Redoing your home doesn’t have to break the bank. Use these easy tricks to get what you want without going broke.
1. Upcycle what you have
Upcycling is a way of restoring or transforming your stuff—”the art of taking something old and used for one purpose and turning it into something fresh and, oftentimes, unique,” said the Times Union.
When it comes to furniture, upcycling is a way to preserve history, keep an eye on the environment, and hold on to quality you may not easily find today. “Furniture is discarded a lot of times for new trendy designs and finishes,” they said. “This is sad because so much of the new stuff is low-quality pieces. We are keeping the quality and the history and incorporating that into pieces that would otherwise be junk.”
2. Make a trade
If you want something new, get rid of something old. Put that unused or unliked armoire on Craigslist or eBay. When it sells, use the money to purchase something new. It might just start a trend in your house!
Get a pair of headphones you don’t want for Christmas instead of the set of cast-iron pans you need? Head to a site like BarterOnly.com. Their mantra of “One Man’s Junk is Another Man’s Treasure” says it all!”
List your unwanted items for free on Craigslist. The benefit to using this site over eBay is that you can keep it local and forgo the need to deal with expensive and clunky shipping. As it is always smart to protect yourself against strangers in your home, you’ll want to take precautions. Make sure you’re not alone and try to do transactions outside of your home, like in the front yard or garage.
5. Craigslist’s free section
Be sure to check Craigslist’s free section on a regular basis. You never know what you’ll find! (Our own two-second search yielded everything from an Epson Printer to toilets to 10 packs of beef ramen.)
Garage sale shoppers aren’t just fond of the process. They’re bordering on fanatical, and for good reason. The savviest shoppers can find more than a few great deals. They can also make some real money, if they know what to look for.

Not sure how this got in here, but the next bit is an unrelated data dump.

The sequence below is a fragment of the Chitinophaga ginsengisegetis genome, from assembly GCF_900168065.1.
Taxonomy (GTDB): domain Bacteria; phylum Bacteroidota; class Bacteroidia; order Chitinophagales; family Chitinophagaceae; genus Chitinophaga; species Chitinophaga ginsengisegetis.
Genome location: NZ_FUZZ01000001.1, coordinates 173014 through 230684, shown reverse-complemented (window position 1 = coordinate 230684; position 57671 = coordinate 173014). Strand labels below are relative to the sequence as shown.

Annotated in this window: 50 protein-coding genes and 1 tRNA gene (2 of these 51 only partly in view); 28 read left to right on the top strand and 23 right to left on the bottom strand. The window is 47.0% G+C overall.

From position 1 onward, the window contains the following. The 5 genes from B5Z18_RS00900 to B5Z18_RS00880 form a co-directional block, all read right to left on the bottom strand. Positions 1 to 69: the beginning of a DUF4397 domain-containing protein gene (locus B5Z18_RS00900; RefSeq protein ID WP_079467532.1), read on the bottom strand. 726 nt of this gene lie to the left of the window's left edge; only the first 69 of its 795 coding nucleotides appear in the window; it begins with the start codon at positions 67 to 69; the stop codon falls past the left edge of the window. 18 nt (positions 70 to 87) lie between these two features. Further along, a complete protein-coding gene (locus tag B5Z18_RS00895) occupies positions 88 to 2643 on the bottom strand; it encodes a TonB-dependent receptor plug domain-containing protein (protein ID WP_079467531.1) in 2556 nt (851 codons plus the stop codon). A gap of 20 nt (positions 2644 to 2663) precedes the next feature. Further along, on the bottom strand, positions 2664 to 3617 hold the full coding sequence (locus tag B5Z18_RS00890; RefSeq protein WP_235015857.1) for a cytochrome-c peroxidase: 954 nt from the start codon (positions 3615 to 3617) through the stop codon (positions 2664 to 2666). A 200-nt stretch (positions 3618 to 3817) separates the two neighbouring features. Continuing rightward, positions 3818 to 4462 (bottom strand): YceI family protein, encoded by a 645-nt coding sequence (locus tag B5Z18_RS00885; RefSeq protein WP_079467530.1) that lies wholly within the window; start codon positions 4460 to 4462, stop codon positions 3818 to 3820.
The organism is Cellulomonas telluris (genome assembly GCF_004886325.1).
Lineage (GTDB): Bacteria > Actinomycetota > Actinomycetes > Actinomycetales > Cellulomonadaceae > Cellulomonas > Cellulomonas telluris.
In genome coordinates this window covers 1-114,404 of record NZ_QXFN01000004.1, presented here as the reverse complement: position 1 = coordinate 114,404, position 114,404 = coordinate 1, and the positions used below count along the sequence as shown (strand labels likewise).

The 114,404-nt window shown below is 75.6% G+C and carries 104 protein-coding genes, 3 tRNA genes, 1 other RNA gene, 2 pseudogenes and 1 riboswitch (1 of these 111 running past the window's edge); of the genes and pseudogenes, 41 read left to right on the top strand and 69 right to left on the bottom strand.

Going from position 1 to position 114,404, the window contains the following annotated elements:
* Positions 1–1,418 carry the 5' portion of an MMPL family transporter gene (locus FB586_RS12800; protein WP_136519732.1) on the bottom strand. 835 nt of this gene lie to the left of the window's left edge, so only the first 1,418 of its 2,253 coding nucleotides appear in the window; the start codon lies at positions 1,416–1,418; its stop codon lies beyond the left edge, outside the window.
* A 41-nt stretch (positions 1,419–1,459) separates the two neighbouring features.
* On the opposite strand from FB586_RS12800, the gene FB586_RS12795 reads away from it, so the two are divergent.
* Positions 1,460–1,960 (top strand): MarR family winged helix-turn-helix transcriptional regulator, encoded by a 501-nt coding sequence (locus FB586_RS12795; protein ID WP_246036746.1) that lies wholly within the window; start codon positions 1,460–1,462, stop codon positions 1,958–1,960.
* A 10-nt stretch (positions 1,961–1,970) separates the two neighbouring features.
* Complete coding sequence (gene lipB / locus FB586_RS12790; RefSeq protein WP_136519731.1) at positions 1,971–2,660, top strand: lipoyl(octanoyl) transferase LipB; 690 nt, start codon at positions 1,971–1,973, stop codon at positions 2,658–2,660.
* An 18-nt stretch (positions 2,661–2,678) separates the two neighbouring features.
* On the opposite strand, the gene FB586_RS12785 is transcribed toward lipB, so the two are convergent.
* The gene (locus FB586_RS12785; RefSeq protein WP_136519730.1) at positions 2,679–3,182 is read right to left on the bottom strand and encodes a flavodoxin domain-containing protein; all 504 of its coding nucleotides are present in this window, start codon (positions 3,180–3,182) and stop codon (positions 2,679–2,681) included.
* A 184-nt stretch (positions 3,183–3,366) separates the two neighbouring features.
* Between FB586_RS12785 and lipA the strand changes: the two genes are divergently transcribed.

“The best way to become what I call a ‘garage sale millionaire’ is to become an expert on a handful of items, so when you come across those items, you know how much, if anything, they’re worth on the market,” said Mint.
Becoming a part of your local Nextdoor community can help you find a babysitter, a plumber, and a new bedroom set. Because the site is community based, transactions will be local.
This retail store is widely embraced for its affordable designs. If you don’t have a HomeGoods in your area, check out Marshalls and T.J, Maxx. Because all three stores are owned by the same company, they overlap merchandise.
9. Home Improvement Stores
Home Depot, Lowe’s and other home improvement stores are often great places to look for furniture and other household items—but you’ll find the best choices online. Some supermarkets also carry housewares and offer great prices on items like bedding, storage, and kitchen items.
10. Thrift Stores
You may not think a thrift store is the place to go for furniture and home furnishings, but if you pick the right thrift store, you might be surprised what you’ll find.
“The fact is, we all would like to save money, especially when it comes to home items,” said the Huffington Post. “Furniture, tableware and accessories can be staggeringly overpriced and/or shoddily constructed. Visiting a thrift store can yield genuinely high-quality items that have withstood the test of time for far, far less.”
Among their tips:
• Check the kitchen section. “There are more genuine vintage sets of china lingering in the aisles of thrift stores than there are bridal registries in America. They usually cost less than what you’d pay for a single tea cup in a new set.”
• Shop in the suburbs. “Actually, shop near ‘Grandma neighborhoods.’ You’re more likely to come across genuine old-school furniture of a higher caliber. Plus, there’s less competition for the goods.
We have also personally had great luck shopping in or near upscale neighborhoods, scoring deals on housewares and electronics that were worth far more than the person who donated—and the person who priced—the item realized.